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Media Trial: The Time to Regulate the 4th Pillar

The clean chit by Narcotics Bureau to Aaryan Khan , son of famous Bollywood star Shahrukh Khan, once again invites the attention of public in general and criminal justice system in particular towards the encroachment of media in decency to administration of justice. This case was tried by media even before investigation was started.

Aryan Khan was arrested on October 3, 2021 and was in custody for over three weeks for having possession and using the narcotic drugs. But the subsequently constituted SIT didn't find sufficient evidences against him and didn't name him in chargesheet.

The NCB chief SN Pradhan also admitted that there were "irregularities" in the initial investigation and Action will be taken against those responsible for the lapses. But till the time, Aryan Khan got clean chit from investigating agency, a lot of water had flown and he suffered an irreparable and irreversible injury to mind and reputation.

Not only the case of Aryan Khan but recently many other cases had to pass through this rough trial in TV news studio. There is a long list of such cases which faced media trial, a few of them includes Sanjay Dutt case under TADA, Sheena Bora , Jessica Lal, Aarushi Talwar & Sunanda Pushkar murder case, Nithari Kand and Ayodhya dispute among others. Through this article, it is attempted to understand the media trial, its adverse effects and need of its regulation.

What is Media Trial & how it affects administration of justice:

The "trial by media" is a phrase which got popularity in late 20th century. In media trial a wide spread perception is created by television and newspapers about the innocence or guilt of a person or accused. It cannot be denied that it effects the mind of those concerned with investigation and adjudication. It is specially more prominent when person involved is of high profile and stature.

The cumulative perception created by media by supplying extraneous information is sufficient to alter the impartiality of jury or judge. It eventually disturbs the due process and leads to unfair investigation and trial. In high profile and dramatic cases, the media often provoke an atmosphere of public hysteria akin to a lynch mob which not only makes the fair trial an impossibility but also forces the accused to live his rest of life under public scrutiny. Sometime, it also emerges in new format where the state-controlled media demonises political opponent. Both the formats are against the idea of justice.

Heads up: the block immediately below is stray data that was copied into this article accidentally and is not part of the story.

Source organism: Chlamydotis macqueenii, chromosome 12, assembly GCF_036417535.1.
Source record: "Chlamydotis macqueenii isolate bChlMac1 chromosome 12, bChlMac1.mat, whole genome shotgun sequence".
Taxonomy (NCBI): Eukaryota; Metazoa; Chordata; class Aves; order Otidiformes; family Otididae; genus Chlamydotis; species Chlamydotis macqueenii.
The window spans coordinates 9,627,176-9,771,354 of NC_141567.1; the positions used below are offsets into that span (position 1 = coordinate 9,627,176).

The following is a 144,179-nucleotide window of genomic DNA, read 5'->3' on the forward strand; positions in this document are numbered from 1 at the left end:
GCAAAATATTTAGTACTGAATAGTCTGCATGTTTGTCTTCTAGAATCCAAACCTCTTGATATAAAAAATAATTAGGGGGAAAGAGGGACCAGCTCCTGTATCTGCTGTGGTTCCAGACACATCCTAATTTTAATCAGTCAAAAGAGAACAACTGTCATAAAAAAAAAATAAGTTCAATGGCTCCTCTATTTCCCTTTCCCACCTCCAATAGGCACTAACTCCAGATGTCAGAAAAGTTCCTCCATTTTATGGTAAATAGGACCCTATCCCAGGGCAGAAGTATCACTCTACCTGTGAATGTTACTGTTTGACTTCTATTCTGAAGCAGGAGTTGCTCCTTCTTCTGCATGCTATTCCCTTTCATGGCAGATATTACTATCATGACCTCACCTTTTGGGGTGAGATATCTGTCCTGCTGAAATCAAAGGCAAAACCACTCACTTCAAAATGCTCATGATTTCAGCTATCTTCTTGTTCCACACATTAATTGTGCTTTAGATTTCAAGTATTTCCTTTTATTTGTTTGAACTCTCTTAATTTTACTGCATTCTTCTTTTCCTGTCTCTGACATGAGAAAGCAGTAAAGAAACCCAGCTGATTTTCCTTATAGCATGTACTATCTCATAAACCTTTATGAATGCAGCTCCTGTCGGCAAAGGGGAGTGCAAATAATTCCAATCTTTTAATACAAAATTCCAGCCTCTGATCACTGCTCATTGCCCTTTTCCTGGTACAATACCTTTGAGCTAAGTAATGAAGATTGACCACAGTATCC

No doubt, media is mighty and named as fourth pillar of democracy. The rapidly changing socio-economic scenario of India has given prominence to media and now it has acquired so much of strength that it is capable to alter the public sentiment and opinion.

Influence of media trial on accused:

  • The prejudice reporting of media based on popular perception about any suspect or accused is against the well settled doctrine of Indian jurisprudence that a person is innocent unless proved guilty. If such person is projected by the media as guilty even before the trial in the Court, then there are possibilities of serious prejudice to the accused at all levels including investigation and adjudication.
     
  • As mentioned above, if any accused is acquitted by court of law after due procedure, then also he or she shall remain under intense public scrutiny. In era of internet technology, the past events of his life would be easily available on single click. Therefore, even the acquittal may not prove to be helpful for the accused to rebuild his image in the society.
     
  • Exaggerated and unreasonable publicity in the media, labelling the suspect as guilty tantamount to undue influence in fair proceedings, as the investigators and judges are also human being and subject to influence by mass perception.

Influence of media on witnesses:

  • Due to the continuous reporting and live coverage by media, the identity of witness is revealed and because of this, the witnesses come under pressure from the police as well as the accused or his associates. Some time, this pressure on witness leads to turning him hostile.
     
  • The witness at an earliest possible opportunity wants to withdraw and get out of this chaos which ultimately affects the fair trial of case.